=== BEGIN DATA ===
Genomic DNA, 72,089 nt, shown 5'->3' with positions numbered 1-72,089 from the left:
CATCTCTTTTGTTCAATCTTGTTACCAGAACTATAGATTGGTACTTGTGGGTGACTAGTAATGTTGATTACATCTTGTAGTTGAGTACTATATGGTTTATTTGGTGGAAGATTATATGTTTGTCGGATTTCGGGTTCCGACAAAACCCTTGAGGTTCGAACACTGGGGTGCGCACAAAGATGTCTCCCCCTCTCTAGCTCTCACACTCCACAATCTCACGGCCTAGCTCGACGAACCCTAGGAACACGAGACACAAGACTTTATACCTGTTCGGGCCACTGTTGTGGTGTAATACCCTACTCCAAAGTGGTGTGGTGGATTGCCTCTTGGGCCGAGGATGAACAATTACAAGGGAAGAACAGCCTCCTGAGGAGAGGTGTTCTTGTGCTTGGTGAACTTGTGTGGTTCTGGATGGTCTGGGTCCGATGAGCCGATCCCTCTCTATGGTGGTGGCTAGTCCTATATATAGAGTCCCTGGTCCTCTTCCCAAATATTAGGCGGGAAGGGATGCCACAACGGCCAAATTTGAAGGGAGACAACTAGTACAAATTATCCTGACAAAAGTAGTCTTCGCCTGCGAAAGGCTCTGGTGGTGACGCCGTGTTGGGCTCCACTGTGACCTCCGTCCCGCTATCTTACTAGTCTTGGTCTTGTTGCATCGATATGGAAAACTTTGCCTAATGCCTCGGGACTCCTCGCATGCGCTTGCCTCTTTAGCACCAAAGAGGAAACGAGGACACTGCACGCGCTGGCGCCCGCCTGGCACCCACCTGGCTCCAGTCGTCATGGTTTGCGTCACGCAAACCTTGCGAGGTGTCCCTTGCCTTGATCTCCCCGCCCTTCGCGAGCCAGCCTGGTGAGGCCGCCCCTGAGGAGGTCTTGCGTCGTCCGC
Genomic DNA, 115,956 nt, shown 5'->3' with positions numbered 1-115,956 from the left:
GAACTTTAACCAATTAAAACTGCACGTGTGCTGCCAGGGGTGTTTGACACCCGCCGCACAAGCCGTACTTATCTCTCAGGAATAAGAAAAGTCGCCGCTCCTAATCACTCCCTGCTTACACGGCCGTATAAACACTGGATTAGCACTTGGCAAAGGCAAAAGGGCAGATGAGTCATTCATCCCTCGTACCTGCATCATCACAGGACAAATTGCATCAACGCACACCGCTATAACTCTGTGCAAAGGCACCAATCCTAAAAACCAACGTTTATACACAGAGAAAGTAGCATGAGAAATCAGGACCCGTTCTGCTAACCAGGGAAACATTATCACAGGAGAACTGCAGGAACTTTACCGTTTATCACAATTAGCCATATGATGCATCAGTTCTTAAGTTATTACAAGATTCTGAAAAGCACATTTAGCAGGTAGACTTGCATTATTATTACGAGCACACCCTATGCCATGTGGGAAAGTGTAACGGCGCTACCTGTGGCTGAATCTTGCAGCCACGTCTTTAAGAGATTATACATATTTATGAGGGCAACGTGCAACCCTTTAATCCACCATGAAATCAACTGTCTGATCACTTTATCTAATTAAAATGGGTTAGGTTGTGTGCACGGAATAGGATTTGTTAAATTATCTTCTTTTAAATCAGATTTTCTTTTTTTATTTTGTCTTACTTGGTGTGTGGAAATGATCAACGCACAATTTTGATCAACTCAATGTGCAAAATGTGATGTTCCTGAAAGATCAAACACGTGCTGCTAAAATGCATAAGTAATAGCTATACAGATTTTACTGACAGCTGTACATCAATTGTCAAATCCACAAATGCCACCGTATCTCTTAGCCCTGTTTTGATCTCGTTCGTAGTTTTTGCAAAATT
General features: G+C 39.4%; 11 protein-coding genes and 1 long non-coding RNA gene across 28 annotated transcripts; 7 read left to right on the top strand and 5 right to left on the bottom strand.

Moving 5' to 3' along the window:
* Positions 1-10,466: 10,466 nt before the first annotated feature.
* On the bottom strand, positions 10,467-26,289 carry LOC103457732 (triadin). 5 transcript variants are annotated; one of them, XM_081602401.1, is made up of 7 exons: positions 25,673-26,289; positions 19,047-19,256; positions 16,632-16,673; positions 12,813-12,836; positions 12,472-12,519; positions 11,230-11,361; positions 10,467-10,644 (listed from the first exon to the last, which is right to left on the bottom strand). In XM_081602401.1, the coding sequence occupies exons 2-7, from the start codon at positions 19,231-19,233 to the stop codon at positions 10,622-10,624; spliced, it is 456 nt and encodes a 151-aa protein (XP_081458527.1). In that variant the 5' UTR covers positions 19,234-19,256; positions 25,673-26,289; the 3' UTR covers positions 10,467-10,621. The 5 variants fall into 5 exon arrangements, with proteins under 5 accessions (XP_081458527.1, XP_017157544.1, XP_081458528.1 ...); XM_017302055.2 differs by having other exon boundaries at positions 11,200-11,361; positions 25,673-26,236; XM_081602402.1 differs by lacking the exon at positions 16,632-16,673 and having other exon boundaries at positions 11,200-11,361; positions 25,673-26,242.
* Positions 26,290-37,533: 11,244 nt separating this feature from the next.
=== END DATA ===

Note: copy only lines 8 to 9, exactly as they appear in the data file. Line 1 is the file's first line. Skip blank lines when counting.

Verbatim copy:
* On the bottom strand, positions 10,467-26,289 carry LOC103457732 (triadin). 5 transcript variants are annotated; one of them, XM_081602401.1, is made up of 7 exons: positions 25,673-26,289; positions 19,047-19,256; positions 16,632-16,673; positions 12,813-12,836; positions 12,472-12,519; positions 11,230-11,361; positions 10,467-10,644 (listed from the first exon to the last, which is right to left on the bottom strand). In XM_081602401.1, the coding sequence occupies exons 2-7, from the start codon at positions 19,231-19,233 to the stop codon at positions 10,622-10,624; spliced, it is 456 nt and encodes a 151-aa protein (XP_081458527.1). In that variant the 5' UTR covers positions 19,234-19,256; positions 25,673-26,289; the 3' UTR covers positions 10,467-10,621. The 5 variants fall into 5 exon arrangements, with proteins under 5 accessions (XP_081458527.1, XP_017157544.1, XP_081458528.1 ...); XM_017302055.2 differs by having other exon boundaries at positions 11,200-11,361; positions 25,673-26,236; XM_081602402.1 differs by lacking the exon at positions 16,632-16,673 and having other exon boundaries at positions 11,200-11,361; positions 25,673-26,242.
* Positions 26,290-37,533: 11,244 nt separating this feature from the next.